N0.89 [EATING & DRINKING] CRISIS A bad time for sake

To make sake, breweries use sakamai or sake rice.

As a result of the health crisis, the decline in sake consumption is turning the industry upside down.

The impact of the pandemic is sometimes that of a time bomb, and is often worse when unexpected. In Japan, it is producers of sake and rice for sake who are facing a major upheaval. Just as particular grapes are used for wine making, sake production depends on a very specific type of rice called sakamai (sake rice). The grains of rice, whose outer part is removed during polishing, are of a larger size than rice produced for food consumption. Its cultivation requires more work and greater technical skill, particularly due to the greater height of the stems and the longer ears of rice.

Sake producers are worried: sake consumption in Japan has collapsed in the last eighteen months. The Japanese government’s policy of prohibiting the consumption of alcohol in restaurants has been a major blow to the restaurant industry. As a result, the production of sake rice fell by 13% in 2020, sometimes more: in Hiroshima Prefecture it dropped by 40%. Yet despite this decrease in production, rice reserves are larger than in previous years.

The problem is the difficulty of replacing the rice eaten in homes with this variety of sake rice. As it is lacking in protein, fat and amino acids, sake rice is not suitable for use in cooking. Sake requires special storage conditions, often needing refrigeration, and sake producers cannot afford to keep more stocks just to save rice farmers. And though sake matured over several years (koshu, jukuseishu) is much sought after, especially abroad, its export volume is insufficient to justify setting aside larger reserves. This year, some producers of sake rice have started to cultivate other varieties such as rice to feed livestock, which is subsidised by the state. But cultivation methods are different (quantity, types of grain, etc.), and once the soil has been prepared for rice destined for livestock, it takes several years to start producing sake rice once again.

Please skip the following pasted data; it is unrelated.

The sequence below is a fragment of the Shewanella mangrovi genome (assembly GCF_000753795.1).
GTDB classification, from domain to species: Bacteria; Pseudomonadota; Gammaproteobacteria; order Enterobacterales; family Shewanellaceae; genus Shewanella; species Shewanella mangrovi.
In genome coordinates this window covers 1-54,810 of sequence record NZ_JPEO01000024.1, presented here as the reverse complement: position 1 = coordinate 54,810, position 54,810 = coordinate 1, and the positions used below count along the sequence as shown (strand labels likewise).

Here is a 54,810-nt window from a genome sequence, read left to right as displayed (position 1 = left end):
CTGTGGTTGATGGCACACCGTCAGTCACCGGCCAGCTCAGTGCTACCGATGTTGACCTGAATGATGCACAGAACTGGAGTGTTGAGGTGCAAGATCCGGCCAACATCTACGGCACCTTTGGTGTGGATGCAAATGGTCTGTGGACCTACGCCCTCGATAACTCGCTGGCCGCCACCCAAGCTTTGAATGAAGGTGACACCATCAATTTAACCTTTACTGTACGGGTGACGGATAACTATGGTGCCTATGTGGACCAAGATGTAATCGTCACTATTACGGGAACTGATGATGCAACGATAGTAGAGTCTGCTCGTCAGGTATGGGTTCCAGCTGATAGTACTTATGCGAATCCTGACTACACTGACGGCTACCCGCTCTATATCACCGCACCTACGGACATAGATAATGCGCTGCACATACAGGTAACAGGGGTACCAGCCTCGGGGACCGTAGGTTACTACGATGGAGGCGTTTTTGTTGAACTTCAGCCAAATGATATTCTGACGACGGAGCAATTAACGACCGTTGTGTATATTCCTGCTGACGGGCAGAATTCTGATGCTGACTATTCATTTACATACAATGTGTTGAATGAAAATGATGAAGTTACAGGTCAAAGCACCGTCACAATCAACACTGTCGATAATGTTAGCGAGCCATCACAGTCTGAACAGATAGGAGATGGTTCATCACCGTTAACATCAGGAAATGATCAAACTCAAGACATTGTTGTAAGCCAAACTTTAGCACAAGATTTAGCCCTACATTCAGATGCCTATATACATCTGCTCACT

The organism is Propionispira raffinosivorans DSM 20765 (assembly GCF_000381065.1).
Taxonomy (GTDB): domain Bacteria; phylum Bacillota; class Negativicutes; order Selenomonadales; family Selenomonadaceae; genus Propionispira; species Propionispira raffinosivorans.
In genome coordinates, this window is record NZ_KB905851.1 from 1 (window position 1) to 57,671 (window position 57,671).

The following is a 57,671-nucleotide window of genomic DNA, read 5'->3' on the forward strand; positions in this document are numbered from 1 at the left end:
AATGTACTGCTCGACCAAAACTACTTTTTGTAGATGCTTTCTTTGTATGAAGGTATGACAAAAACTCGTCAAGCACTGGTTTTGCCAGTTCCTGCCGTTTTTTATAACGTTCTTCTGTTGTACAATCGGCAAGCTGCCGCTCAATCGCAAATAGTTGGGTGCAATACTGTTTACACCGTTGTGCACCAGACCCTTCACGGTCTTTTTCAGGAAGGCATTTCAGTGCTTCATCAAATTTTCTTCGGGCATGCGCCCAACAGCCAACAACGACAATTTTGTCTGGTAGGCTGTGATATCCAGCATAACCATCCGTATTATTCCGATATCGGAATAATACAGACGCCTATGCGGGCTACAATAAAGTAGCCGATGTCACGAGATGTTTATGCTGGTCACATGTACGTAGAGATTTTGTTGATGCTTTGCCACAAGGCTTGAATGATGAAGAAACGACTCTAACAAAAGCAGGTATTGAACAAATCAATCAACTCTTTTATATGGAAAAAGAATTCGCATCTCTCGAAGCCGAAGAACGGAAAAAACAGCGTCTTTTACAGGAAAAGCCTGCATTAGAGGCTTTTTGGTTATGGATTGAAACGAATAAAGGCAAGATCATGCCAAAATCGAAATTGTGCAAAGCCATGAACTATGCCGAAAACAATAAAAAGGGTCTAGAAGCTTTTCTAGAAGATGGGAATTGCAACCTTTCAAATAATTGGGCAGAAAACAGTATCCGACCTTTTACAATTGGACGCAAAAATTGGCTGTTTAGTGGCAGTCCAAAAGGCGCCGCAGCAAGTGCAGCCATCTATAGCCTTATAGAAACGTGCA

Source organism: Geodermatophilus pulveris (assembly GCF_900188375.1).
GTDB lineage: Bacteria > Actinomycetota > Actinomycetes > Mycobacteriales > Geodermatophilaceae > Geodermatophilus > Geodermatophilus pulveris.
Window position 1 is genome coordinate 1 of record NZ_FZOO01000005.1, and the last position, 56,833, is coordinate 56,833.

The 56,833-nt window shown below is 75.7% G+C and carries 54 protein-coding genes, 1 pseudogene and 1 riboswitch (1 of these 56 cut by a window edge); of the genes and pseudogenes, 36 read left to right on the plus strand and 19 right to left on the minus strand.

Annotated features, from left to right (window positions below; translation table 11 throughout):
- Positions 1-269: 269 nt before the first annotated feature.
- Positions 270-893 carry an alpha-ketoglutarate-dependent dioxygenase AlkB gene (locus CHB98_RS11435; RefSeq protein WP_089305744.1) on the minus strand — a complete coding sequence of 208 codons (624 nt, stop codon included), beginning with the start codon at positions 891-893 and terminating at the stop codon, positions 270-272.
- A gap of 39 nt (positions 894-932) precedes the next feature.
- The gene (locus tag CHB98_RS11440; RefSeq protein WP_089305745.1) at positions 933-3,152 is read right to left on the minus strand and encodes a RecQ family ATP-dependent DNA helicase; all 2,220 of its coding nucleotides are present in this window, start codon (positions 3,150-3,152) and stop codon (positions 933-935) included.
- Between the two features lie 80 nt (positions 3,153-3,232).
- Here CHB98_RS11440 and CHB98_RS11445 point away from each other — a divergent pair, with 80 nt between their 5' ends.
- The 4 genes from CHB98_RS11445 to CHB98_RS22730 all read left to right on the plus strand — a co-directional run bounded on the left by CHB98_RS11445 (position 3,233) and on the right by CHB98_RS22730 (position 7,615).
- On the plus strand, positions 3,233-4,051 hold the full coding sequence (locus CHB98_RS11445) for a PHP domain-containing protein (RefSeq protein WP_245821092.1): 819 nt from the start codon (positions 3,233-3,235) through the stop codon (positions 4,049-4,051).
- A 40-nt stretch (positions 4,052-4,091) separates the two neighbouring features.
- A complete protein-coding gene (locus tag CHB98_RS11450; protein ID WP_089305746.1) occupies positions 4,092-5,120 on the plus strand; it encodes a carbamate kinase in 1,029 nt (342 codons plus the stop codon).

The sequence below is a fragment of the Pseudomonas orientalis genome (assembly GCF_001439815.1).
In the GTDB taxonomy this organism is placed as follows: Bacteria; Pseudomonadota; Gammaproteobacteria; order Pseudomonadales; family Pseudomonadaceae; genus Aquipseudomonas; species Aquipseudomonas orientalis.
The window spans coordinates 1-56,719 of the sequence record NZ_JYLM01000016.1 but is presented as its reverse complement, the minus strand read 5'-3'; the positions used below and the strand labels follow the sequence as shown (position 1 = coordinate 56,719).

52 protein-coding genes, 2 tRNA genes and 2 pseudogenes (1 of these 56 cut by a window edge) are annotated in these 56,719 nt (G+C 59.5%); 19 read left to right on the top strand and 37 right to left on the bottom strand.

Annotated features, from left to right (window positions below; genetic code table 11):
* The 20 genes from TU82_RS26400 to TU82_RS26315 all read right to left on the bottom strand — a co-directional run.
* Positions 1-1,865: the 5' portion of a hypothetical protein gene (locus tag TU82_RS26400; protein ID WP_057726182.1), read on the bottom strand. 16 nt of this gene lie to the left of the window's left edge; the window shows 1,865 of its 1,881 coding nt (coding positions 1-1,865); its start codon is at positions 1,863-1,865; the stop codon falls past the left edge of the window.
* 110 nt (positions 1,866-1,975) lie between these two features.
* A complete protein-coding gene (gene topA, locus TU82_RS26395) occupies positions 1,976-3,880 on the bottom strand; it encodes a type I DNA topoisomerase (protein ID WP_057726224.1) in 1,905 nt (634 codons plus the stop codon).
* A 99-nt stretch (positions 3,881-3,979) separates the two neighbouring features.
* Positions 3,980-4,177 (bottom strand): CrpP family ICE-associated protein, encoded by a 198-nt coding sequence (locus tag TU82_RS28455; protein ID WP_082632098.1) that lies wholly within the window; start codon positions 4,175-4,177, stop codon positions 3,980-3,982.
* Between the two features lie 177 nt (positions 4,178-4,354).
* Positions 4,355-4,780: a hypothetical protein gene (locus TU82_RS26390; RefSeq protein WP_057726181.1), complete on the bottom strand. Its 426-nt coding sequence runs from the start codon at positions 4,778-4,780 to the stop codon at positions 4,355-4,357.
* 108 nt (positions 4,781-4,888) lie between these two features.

If the situation remains the same, farmers will have to abandon sake rice cultivation maybe even stop working completely, as up until now, it has mainly been kept going only thanks to often elderly producers who run small farms. The champagne region in France, which went through a difficult period last year, is seeing sales of champagne rise again thanks to the economic recovery in other countries. But sake does not yet benefit from this international market, even if it has gradually started to become better known over the past few years.

Having listened to the evidence of the sake producers, we feel there is no way forward other than a complete change to the system of Japanese agricultural cooperation, which is no easy task.

In the meantime, we can only support the sake industry as individuals while hoping that the day when the pandemic is finally behind us will come as soon as possible.

Sekiguchi Ryoko